Born in Addis Ababa, Ethiopia, and based in Harlem, New York, Julie Mehretu (b. 1970) is best known for abstract paintings layered with a variety of mediums, marks, and meanings. These canvases and works on paper reference the histories of art, architecture, and past civilizations while addressing the most immediate conditions of our contemporary moment, including migration, revolution, climate change, global capitalism, and technology.
This midcareer survey features more than 75 drawings, paintings, and prints made from 1996 to the present. It covers a broad arc of Mehretu’s artistic evolution, revealing her early focus on drawing, graphics, and mapping and her more recent introduction of bold gestures, sweeps of saturated color, and figurative elements into her immersive, large-scale works.
Mehretu’s paintings begin with drawing; she then develops the works by incorporating techniques such as printing, digital collage, erasure, and painterly abstraction. She is inspired by a variety of sources, from cave paintings, cartography, Chinese calligraphy, and 17th-century landscape etchings to architectural renderings, graffiti, and news photography. Drawing on this vast archive, Mehretu explores how realities of the past and present can shape human consciousness. As the artist says, her visual language represents how “history is made: one layer on top of another, erasing itself, consuming itself, inventing something else from the same thing.”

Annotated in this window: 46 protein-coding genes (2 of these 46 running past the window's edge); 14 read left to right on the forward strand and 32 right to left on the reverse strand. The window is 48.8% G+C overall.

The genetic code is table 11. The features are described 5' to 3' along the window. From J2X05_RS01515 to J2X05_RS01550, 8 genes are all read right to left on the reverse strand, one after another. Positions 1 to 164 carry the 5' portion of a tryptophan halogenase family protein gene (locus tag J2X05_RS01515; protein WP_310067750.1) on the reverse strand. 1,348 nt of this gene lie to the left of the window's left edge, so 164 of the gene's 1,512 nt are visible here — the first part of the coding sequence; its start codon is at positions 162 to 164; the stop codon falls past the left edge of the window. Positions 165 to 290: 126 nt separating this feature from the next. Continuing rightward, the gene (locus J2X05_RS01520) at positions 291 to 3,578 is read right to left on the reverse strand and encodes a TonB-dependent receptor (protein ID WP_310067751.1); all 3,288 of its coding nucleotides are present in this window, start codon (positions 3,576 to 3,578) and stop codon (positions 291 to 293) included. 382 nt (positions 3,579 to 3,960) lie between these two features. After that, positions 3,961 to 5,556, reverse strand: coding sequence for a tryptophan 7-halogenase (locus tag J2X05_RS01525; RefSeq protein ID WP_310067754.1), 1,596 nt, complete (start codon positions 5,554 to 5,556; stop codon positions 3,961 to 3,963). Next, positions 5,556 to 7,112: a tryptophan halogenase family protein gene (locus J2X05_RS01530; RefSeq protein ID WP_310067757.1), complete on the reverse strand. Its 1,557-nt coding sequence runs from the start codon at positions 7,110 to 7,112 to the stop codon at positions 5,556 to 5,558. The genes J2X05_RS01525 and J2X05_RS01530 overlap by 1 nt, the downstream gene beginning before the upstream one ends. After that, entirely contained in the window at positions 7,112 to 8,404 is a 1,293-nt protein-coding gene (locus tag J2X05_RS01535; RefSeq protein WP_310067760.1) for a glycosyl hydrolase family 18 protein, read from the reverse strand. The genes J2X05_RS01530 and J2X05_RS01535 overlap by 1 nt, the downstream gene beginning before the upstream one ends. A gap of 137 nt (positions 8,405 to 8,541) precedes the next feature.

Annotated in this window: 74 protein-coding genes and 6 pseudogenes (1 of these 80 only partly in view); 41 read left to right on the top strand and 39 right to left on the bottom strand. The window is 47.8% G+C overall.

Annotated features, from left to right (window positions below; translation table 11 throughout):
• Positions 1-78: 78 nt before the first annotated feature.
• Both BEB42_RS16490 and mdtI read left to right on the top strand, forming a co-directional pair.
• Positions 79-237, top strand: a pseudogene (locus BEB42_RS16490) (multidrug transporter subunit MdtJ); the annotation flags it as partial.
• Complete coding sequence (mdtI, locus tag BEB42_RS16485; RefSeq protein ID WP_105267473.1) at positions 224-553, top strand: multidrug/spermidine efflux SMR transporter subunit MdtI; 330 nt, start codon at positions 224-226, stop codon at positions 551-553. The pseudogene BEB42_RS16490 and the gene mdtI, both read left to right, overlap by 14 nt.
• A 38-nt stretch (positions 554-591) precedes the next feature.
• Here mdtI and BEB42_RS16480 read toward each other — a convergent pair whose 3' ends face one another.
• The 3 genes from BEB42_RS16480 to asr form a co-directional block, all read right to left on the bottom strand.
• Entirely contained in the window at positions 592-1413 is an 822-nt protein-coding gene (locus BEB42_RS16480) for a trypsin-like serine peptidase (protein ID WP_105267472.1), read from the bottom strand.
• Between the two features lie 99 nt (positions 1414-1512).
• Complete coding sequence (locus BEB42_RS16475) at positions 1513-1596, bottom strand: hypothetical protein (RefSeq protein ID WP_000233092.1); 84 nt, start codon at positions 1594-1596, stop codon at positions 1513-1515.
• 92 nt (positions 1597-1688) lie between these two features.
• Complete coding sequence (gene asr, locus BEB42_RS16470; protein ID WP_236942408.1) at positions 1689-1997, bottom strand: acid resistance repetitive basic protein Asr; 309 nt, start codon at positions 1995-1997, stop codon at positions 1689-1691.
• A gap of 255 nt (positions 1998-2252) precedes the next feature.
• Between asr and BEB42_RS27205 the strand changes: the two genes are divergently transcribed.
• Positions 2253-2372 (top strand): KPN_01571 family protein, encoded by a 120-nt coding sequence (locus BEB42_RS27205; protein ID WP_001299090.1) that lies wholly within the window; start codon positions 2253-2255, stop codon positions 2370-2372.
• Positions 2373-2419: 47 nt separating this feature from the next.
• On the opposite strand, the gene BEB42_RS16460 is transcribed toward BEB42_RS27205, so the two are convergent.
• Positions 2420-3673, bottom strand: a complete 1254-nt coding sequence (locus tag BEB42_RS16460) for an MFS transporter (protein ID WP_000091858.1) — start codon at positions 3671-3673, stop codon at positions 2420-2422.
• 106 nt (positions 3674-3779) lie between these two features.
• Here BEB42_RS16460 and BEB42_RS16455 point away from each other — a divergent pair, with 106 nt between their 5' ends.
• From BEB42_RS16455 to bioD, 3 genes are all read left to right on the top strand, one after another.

Julie Mehretu is co-organized by the Los Angeles County Museum of Art and the Whitney Museum of American Art, New York.
Curators: Christine Y. Kim, associate curator of Contemporary Art, Los Angeles County Museum of Art; with Rujeko Hockley, assistant curator, Whitney Museum of American Art, New York. The Walker’s presentation is coordinated by Siri Engberg, senior curator, Visual Arts.
Los Angeles County Museum of Art: November 3, 2019–May 17, 2020
Whitney Museum of American Art, New York: June 26–September 20, 2020
High Museum of Art, Atlanta: October 24, 2020–January 31, 2021
Walker Art Center: March 14–July 11, 2021